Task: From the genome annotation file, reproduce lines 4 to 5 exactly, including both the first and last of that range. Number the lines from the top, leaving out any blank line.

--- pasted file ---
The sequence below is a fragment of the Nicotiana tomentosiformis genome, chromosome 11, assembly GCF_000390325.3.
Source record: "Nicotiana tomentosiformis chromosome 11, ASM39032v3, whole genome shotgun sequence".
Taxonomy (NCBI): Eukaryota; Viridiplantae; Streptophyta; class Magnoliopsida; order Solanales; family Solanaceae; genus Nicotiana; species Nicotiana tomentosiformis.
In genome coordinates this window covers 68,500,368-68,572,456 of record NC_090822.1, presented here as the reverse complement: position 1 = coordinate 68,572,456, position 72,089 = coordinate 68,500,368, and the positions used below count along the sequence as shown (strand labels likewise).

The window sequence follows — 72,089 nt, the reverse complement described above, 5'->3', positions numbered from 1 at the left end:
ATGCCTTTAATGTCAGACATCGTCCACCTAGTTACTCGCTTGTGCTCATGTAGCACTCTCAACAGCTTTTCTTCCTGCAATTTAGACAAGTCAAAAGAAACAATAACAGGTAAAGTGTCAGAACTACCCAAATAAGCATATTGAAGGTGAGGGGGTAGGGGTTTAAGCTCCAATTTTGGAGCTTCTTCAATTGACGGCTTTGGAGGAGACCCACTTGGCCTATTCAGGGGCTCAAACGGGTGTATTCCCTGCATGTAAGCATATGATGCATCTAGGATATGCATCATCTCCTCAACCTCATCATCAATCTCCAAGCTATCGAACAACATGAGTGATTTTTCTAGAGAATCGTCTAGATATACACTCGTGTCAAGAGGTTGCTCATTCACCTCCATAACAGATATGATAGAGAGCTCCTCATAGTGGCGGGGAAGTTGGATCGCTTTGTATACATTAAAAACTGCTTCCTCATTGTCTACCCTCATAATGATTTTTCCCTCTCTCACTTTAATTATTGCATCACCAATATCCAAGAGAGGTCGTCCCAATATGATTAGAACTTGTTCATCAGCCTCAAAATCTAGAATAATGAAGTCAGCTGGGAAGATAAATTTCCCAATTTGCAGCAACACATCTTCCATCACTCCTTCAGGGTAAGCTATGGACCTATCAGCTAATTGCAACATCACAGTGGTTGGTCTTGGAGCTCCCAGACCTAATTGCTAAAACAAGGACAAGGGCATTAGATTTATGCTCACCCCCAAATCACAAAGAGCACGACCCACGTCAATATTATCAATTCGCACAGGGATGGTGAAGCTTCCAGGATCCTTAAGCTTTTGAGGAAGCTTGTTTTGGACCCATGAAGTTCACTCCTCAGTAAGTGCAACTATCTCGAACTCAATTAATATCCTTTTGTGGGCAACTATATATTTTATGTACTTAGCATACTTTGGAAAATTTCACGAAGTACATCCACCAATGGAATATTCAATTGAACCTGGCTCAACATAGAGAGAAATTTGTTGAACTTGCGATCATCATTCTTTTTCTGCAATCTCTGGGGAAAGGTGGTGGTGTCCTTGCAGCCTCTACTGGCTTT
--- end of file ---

In genome coordinates this window covers 68,500,368-68,572,456 of record NC_090822.1, presented here as the reverse complement: position 1 = coordinate 68,572,456, position 72,089 = coordinate 68,500,368, and the positions used below count along the sequence as shown (strand labels likewise).

The window sequence follows — 72,089 nt, the reverse complement described above, 5'->3', positions numbered from 1 at the left end: